Social Security

Can I rely on my Social Security income? Shouldn't we just privatize it?

by Jane Bryant Quinn

Many people imagine that they'd have more money if they could ditch Social Security. "Just give me my contribution and my employer's, and I could invest for a higher income," they say.

I doubt it.

To begin with, you probably wouldn't invest it all. You'd spend some. Some would be thrown away on bad investments. You might be crushed in a bear market (think 2008). Some might invest too conservatively. In the end, you'd probably fail to build the enormous sum needed to pay yourself a Social Security-equivalent income that would keep up with the inflation rate for the rest of your life.

And if you failed, what then? Even if you could amass this money, many of your fellow citizens couldn't. You might be OK, but a large group of seniors would be broke — just as they were before Social Security began. Welfare payments would soar.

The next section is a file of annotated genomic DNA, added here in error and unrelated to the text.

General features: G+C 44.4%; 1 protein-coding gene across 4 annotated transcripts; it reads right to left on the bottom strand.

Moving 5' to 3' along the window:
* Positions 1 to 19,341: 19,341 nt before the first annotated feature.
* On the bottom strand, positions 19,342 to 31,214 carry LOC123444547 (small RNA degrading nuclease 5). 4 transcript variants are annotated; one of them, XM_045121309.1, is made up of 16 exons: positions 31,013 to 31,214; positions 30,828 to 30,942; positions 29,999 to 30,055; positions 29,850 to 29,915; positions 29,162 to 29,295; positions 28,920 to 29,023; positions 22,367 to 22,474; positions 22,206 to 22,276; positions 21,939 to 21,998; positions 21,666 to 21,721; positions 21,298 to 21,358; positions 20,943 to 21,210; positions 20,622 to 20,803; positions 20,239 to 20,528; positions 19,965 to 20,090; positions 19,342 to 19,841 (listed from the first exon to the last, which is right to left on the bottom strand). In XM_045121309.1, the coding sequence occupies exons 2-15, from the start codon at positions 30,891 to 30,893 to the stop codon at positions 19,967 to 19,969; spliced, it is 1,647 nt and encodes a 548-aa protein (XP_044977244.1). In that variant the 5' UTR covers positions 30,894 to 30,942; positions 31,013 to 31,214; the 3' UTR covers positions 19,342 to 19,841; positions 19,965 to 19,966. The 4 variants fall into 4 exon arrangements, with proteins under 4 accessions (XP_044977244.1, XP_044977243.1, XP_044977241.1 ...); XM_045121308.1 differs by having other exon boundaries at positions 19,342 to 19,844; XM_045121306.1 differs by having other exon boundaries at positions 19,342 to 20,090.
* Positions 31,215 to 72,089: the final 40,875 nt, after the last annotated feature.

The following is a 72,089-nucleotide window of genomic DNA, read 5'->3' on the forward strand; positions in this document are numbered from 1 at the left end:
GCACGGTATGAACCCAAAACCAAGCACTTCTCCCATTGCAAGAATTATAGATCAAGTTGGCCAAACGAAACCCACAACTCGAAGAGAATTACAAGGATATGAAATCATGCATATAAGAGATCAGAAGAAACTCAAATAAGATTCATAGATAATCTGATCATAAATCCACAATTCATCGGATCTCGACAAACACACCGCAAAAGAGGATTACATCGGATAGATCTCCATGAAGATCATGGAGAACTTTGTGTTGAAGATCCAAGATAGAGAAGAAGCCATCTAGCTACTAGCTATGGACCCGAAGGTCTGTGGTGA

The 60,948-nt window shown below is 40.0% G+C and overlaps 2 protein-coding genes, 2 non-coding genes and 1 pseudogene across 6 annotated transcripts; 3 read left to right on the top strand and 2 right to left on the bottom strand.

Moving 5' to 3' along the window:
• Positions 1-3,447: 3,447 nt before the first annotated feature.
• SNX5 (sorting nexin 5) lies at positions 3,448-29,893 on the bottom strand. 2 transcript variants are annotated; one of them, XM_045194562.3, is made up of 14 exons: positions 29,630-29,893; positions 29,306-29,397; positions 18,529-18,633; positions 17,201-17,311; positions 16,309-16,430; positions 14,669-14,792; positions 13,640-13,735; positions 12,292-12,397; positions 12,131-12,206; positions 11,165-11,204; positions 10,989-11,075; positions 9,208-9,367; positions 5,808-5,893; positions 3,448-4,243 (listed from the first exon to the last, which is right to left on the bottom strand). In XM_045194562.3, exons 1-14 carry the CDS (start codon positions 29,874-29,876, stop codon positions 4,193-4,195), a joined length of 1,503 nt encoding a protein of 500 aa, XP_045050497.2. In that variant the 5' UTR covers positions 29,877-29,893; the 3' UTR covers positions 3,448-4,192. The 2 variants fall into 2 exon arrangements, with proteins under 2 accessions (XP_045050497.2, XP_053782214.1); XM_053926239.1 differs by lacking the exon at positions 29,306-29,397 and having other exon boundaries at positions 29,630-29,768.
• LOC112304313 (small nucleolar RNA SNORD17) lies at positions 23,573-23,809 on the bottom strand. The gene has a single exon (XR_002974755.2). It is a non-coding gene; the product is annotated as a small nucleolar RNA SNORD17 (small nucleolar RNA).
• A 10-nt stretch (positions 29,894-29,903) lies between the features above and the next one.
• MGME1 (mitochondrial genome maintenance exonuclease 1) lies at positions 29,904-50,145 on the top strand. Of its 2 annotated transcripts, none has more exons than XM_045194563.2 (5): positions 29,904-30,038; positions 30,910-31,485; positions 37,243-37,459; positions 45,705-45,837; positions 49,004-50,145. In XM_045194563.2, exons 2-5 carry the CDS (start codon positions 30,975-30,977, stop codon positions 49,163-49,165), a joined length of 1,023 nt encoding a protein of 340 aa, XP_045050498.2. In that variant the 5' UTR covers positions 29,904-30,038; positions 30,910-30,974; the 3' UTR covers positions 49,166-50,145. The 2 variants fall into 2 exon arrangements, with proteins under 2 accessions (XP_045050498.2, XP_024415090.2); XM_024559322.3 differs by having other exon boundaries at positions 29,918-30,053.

Without Social Security, you'd also lose the survivor benefits paid to your spouse and children if you die. Those checks keep many struggling young families afloat. You'd also lose disability payments if you became so ill or badly injured that you couldn't work.

Despite all the scare stories you read, Social Security isn't in serious trouble. Everyone knows what it's going to take to keep the system going: a small additional payroll tax plus trimming future benefits in a modest way. Eventually it will get done. Compulsory Social Security protects part of everyone's old-age income from the hazards of life, and we should be grateful for it. Without it, large numbers of our elderly would live poor.


Excerpted from Making the Most of Your Money Now by Jane Bryant Quinn

Copyright 1991, 1997, 2009, by Berrybrook Publishing, Inc. Reprinted by permission of Simon & Schuster, Inc

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